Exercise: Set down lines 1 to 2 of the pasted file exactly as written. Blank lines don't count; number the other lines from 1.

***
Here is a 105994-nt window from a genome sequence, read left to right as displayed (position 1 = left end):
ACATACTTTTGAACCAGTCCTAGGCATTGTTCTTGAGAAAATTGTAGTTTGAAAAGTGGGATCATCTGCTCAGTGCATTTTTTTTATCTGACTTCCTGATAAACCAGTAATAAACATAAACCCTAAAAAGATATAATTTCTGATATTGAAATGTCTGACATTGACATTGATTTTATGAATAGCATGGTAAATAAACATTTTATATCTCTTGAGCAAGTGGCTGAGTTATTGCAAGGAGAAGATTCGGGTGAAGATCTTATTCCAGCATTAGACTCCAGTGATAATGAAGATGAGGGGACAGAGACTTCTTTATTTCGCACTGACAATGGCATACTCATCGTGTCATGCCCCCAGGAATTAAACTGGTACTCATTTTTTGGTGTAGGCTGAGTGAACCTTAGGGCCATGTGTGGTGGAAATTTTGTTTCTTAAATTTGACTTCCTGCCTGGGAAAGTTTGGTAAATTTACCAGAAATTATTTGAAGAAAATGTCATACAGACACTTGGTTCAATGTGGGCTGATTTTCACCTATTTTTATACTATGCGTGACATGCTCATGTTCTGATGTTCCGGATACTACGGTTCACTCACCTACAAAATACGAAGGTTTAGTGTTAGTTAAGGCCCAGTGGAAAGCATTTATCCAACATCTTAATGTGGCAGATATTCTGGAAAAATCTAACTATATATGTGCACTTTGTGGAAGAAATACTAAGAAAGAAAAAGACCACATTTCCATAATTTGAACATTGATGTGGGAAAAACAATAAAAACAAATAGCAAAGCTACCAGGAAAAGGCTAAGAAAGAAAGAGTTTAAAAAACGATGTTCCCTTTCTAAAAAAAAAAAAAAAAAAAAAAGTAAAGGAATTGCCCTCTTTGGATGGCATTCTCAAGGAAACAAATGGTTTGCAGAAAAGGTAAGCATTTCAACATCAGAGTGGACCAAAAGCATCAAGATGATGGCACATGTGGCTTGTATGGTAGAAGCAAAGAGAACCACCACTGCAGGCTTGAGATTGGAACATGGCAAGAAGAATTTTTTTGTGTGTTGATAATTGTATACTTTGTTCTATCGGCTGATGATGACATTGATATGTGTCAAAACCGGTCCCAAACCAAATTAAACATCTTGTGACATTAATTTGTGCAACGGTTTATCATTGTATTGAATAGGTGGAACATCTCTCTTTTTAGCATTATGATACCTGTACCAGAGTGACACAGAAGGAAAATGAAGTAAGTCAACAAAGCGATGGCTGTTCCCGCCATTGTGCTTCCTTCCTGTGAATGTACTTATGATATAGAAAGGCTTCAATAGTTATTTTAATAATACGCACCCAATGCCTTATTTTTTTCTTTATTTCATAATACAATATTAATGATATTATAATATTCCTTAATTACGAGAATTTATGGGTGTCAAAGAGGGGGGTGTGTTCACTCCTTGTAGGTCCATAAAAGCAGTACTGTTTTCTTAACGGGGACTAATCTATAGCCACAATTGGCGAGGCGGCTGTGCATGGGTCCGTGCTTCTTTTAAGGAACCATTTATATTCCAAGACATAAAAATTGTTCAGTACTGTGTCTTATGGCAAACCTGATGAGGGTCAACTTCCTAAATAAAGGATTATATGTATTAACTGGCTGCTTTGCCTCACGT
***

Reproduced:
Here is a 105994-nt window from a genome sequence, read left to right as displayed (position 1 = left end):
ACATACTTTTGAACCAGTCCTAGGCATTGTTCTTGAGAAAATTGTAGTTTGAAAAGTGGGATCATCTGCTCAGTGCATTTTTTTTATCTGACTTCCTGATAAACCAGTAATAAACATAAACCCTAAAAAGATATAATTTCTGATATTGAAATGTCTGACATTGACATTGATTTTATGAATAGCATGGTAAATAAACATTTTATATCTCTTGAGCAAGTGGCTGAGTTATTGCAAGGAGAAGATTCGGGTGAAGATCTTATTCCAGCATTAGACTCCAGTGATAATGAAGATGAGGGGACAGAGACTTCTTTATTTCGCACTGACAATGGCATACTCATCGTGTCATGCCCCCAGGAATTAAACTGGTACTCATTTTTTGGTGTAGGCTGAGTGAACCTTAGGGCCATGTGTGGTGGAAATTTTGTTTCTTAAATTTGACTTCCTGCCTGGGAAAGTTTGGTAAATTTACCAGAAATTATTTGAAGAAAATGTCATACAGACACTTGGTTCAATGTGGGCTGATTTTCACCTATTTTTATACTATGCGTGACATGCTCATGTTCTGATGTTCCGGATACTACGGTTCACTCACCTACAAAATACGAAGGTTTAGTGTTAGTTAAGGCCCAGTGGAAAGCATTTATCCAACATCTTAATGTGGCAGATATTCTGGAAAAATCTAACTATATATGTGCACTTTGTGGAAGAAATACTAAGAAAGAAAAAGACCACATTTCCATAATTTGAACATTGATGTGGGAAAAACAATAAAAACAAATAGCAAAGCTACCAGGAAAAGGCTAAGAAAGAAAGAGTTTAAAAAACGATGTTCCCTTTCTAAAAAAAAAAAAAAAAAAAAAAGTAAAGGAATTGCCCTCTTTGGATGGCATTCTCAAGGAAACAAATGGTTTGCAGAAAAGGTAAGCATTTCAACATCAGAGTGGACCAAAAGCATCAAGATGATGGCACATGTGGCTTGTATGGTAGAAGCAAAGAGAACCACCACTGCAGGCTTGAGATTGGAACATGGCAAGAAGAATTTTTTTGTGTGTTGATAATTGTATACTTTGTTCTATCGGCTGATGATGACATTGATATGTGTCAAAACCGGTCCCAAACCAAATTAAACATCTTGTGACATTAATTTGTGCAACGGTTTATCATTGTATTGAATAGGTGGAACATCTCTCTTTTTAGCATTATGATACCTGTACCAGAGTGACACAGAAGGAAAATGAAGTAAGTCAACAAAGCGATGGCTGTTCCCGCCATTGTGCTTCCTTCCTGTGAATGTACTTATGATATAGAAAGGCTTCAATAGTTATTTTAATAATACGCACCCAATGCCTTATTTTTTTCTTTATTTCATAATACAATATTAATGATATTATAATATTCCTTAATTACGAGAATTTATGGGTGTCAAAGAGGGGGGTGTGTTCACTCCTTGTAGGTCCATAAAAGCAGTACTGTTTTCTTAACGGGGACTAATCTATAGCCACAATTGGCGAGGCGGCTGTGCATGGGTCCGTGCTTCTTTTAAGGAACCATTTATATTCCAAGACATAAAAATTGTTCAGTACTGTGTCTTATGGCAAACCTGATGAGGGTCAACTTCCTAAATAAAGGATTATATGTATTAACTGGCTGCTTTGCCTCACGT